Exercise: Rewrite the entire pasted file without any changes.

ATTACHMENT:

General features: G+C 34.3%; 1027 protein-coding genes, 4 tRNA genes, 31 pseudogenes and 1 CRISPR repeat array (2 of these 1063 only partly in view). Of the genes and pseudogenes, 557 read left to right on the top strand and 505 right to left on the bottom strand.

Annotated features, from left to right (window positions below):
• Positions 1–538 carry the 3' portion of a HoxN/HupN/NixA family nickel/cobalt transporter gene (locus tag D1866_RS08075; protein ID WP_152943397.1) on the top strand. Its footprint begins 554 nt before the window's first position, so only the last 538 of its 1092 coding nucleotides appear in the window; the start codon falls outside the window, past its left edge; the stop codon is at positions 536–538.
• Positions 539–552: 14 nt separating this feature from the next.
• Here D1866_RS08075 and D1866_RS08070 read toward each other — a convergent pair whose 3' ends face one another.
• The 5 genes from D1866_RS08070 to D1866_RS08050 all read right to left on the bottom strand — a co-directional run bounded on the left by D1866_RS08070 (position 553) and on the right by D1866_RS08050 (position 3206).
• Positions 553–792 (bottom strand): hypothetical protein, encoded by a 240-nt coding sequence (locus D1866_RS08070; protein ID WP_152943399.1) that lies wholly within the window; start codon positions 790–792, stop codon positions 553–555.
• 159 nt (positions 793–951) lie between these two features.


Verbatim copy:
General features: G+C 34.3%; 1027 protein-coding genes, 4 tRNA genes, 31 pseudogenes and 1 CRISPR repeat array (2 of these 1063 only partly in view). Of the genes and pseudogenes, 557 read left to right on the top strand and 505 right to left on the bottom strand.

Annotated features, from left to right (window positions below):
• Positions 1–538 carry the 3' portion of a HoxN/HupN/NixA family nickel/cobalt transporter gene (locus tag D1866_RS08075; protein ID WP_152943397.1) on the top strand. Its footprint begins 554 nt before the window's first position, so only the last 538 of its 1092 coding nucleotides appear in the window; the start codon falls outside the window, past its left edge; the stop codon is at positions 536–538.
• Positions 539–552: 14 nt separating this feature from the next.
• Here D1866_RS08075 and D1866_RS08070 read toward each other — a convergent pair whose 3' ends face one another.
• The 5 genes from D1866_RS08070 to D1866_RS08050 all read right to left on the bottom strand — a co-directional run bounded on the left by D1866_RS08070 (position 553) and on the right by D1866_RS08050 (position 3206).
• Positions 553–792 (bottom strand): hypothetical protein, encoded by a 240-nt coding sequence (locus D1866_RS08070; protein ID WP_152943399.1) that lies wholly within the window; start codon positions 790–792, stop codon positions 553–555.
• 159 nt (positions 793–951) lie between these two features.